The Target Tug Flight was formed at Kalaikunda Air Base in West Bengal during 1972. Kalaikunda (KKD) is a big airbase with associated range facilities, which attracts large numbers of aircraft on deployment from the majority of Indian Air Force combat squadrons through out the year. The unit has only ever operated one type of manned aircraft and that is the venerable Hawker Hunter. Today they operate the last 8 aircraft still flying with the Indian Air Force.
This aircraft has served the Indian Air Force well, with 252 aircraft supplied since 1957. These included factory new aircraft and reconditioned machines from Belgium and Holland. At its peak the 1965 and 1971 wars with Pakistan the Hunter was standard equipment with 6 front line squadrons and an OCU. The last squadron to operate the type was No.20 Squadron, which also used the Hunter in the display role as the ‘Thunderbolts’. They changed equipment in 1996 on departure from Kalaikunda, after having operated the Hunter since inception at Ambala in 1959. They passed their redundant aircraft onto the TTF as spares.
Kalaikunda Air Base has a good Hunter pedigree. Squadrons have served here with the Hunter during the 1965 and 1971 wars with Pakistan. In fact the Hunter has operated from this airfield non-stop since 1965. Active and redundant airframes can still be found in various locations on the airfield. Flying on the type is scheduled to finish in the year 2000, which might make the Indian Air Force the last air force to operate the type.
One of two surviving T.66Es with the TTF. Both the surviving aircraft were purchased second hand from the KLU (Dutch AF). In addition to eight Hunters with the TTF, there are 12 other airworthy airframes. Six single seaters and one two seater were withdrawn in August 1999.
The Commander of the Flight, Wing Commander Mann, has the added responsibility of finding old soldiers a good home. So far at least 7 Hunters have been dispatched to locations in India and Bangladesh. The active Hunters fly in colour scheme that consists of Green and Grey camouflage, with aluminum undersides. On each side of the nose is painted a rather generous unit badge with the flight’s nickname of ‘Banners’. Previously, in the period 1990 till 1997, the flight had used a very high visibility colour scheme. This consisted of the standard scheme with the addition of yellow and orange stripes to the rear of the fuselage and tail plane. This had been introduced to improve visibility after one of the Hunters had returned from a target-towing mission with bullet holes from an over zealous attacker.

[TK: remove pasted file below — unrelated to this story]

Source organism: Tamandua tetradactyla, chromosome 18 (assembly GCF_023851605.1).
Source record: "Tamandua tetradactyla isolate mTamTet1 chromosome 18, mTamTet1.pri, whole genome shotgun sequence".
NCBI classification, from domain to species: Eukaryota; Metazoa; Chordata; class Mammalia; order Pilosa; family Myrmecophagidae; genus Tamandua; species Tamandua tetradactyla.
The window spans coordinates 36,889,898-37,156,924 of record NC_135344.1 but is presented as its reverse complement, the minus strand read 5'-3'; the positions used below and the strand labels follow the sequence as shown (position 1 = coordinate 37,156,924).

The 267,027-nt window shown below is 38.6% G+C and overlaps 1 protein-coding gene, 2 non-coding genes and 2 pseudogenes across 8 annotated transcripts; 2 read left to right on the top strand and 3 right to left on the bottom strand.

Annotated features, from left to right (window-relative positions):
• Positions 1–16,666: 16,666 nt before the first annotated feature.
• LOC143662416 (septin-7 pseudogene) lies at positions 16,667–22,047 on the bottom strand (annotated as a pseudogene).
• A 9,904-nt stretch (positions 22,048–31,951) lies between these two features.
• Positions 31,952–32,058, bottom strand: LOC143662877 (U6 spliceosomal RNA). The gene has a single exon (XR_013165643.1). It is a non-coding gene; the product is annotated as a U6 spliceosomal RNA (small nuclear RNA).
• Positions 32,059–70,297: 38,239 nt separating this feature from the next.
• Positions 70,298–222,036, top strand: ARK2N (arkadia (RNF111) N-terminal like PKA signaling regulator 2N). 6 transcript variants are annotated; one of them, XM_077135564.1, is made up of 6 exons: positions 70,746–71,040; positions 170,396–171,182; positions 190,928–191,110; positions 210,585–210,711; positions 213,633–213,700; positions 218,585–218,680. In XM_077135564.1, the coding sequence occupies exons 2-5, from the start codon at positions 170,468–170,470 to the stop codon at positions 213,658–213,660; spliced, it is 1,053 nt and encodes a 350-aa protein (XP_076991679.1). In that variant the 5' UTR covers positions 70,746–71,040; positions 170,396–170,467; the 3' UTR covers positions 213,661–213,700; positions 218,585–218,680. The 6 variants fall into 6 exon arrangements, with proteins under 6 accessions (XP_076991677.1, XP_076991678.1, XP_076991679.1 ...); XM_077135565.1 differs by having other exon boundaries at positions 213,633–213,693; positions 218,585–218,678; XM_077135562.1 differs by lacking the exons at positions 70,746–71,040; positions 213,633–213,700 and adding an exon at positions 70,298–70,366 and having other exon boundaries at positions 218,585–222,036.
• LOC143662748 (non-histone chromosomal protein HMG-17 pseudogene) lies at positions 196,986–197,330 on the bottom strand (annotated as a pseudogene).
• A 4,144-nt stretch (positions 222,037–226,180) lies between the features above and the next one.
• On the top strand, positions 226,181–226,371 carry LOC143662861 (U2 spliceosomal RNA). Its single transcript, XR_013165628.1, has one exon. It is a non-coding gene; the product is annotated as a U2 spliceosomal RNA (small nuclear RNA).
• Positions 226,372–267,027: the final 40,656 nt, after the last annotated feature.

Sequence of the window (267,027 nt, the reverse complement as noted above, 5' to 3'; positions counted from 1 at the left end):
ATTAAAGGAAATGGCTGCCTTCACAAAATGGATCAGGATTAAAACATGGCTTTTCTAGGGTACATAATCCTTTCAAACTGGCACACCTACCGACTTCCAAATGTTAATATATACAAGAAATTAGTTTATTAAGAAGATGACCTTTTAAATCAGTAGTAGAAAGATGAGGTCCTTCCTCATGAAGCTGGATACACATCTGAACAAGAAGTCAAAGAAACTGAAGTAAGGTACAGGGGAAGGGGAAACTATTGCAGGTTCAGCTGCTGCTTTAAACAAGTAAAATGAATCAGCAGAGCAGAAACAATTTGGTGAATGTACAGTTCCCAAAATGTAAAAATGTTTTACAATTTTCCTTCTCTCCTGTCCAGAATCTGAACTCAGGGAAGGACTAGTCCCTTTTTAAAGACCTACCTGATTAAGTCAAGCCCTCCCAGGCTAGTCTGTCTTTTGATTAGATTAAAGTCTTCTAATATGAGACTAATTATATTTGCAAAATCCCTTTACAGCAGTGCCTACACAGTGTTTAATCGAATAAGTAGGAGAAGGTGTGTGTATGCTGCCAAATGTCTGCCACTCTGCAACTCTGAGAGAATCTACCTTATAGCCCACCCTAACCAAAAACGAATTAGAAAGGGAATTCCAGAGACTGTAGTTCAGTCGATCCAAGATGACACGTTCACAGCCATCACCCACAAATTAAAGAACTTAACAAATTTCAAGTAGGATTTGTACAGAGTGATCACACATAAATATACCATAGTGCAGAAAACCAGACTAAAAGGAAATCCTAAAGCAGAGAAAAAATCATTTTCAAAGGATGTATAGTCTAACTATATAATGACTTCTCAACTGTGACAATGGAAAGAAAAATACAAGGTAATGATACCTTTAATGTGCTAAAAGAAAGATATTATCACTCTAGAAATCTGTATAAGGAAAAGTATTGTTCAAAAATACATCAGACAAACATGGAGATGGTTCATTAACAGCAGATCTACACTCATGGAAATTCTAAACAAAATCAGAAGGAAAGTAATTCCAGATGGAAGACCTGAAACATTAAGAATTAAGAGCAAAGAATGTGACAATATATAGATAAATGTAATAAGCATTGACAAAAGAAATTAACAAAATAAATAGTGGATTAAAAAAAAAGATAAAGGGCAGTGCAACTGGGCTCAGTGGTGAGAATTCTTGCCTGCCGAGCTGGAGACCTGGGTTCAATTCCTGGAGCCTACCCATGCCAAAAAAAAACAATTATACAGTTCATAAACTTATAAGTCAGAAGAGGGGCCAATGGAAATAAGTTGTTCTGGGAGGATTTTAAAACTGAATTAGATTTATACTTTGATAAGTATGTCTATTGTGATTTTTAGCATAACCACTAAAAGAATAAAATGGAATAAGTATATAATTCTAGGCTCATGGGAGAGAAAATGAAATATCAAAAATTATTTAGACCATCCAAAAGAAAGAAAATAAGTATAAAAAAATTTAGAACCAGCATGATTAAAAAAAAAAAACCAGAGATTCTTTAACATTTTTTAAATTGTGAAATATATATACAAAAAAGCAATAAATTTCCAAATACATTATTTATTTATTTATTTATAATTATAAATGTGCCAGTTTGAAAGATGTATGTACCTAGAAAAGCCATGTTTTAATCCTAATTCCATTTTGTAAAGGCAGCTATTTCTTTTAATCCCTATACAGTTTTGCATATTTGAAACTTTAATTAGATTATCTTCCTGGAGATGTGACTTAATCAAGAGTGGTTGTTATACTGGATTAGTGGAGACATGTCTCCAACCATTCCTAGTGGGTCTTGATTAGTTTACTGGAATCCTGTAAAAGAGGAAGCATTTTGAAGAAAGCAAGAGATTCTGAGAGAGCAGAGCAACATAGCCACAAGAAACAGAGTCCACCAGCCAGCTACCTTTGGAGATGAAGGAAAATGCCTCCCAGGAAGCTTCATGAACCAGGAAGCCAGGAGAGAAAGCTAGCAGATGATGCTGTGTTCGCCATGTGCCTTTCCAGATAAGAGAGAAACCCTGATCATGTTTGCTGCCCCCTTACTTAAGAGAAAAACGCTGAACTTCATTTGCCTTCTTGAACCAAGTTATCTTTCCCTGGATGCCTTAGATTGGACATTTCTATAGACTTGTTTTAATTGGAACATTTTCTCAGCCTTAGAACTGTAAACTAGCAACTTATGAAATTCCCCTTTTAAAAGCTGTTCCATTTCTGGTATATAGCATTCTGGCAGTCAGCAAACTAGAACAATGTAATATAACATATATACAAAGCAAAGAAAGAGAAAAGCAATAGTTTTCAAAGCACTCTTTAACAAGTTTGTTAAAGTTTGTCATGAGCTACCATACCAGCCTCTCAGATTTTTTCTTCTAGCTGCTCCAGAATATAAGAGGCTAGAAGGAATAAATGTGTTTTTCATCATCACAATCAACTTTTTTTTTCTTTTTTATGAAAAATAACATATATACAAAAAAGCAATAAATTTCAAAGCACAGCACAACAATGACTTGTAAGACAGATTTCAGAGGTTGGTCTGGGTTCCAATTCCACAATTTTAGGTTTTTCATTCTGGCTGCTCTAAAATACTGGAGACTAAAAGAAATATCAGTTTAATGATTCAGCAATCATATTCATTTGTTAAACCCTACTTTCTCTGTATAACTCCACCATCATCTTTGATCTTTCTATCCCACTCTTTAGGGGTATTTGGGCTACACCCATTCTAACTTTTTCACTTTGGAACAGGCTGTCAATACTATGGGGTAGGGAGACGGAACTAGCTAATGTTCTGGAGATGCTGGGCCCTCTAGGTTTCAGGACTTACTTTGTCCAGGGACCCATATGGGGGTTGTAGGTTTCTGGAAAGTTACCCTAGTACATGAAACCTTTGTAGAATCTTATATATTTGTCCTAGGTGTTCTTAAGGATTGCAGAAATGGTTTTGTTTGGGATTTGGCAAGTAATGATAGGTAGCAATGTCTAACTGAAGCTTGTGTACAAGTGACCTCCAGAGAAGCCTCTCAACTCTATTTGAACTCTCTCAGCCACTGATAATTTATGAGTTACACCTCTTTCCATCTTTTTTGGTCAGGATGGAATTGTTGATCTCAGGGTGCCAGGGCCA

Today Hunter F56 and T66s tow a red target 300 metres behind the aircraft. This is fitted once the aircraft has lined up on the active runway by 2 ground technicians. Once in the firing area, deployed aircraft from Kalaikunda are vectored on to the tug and fire at the target from the front quarter only. Each aircraft’s rounds are coated in a dye that aids the scoring process later. Upon return to Kalaikunda, the banner is dispatched by the aircraft into the special drop zone and taken away for analysis. It is placed on a grid and each aircraft round is identified by its dye and the results are passed onto the relevant squadron for assessment.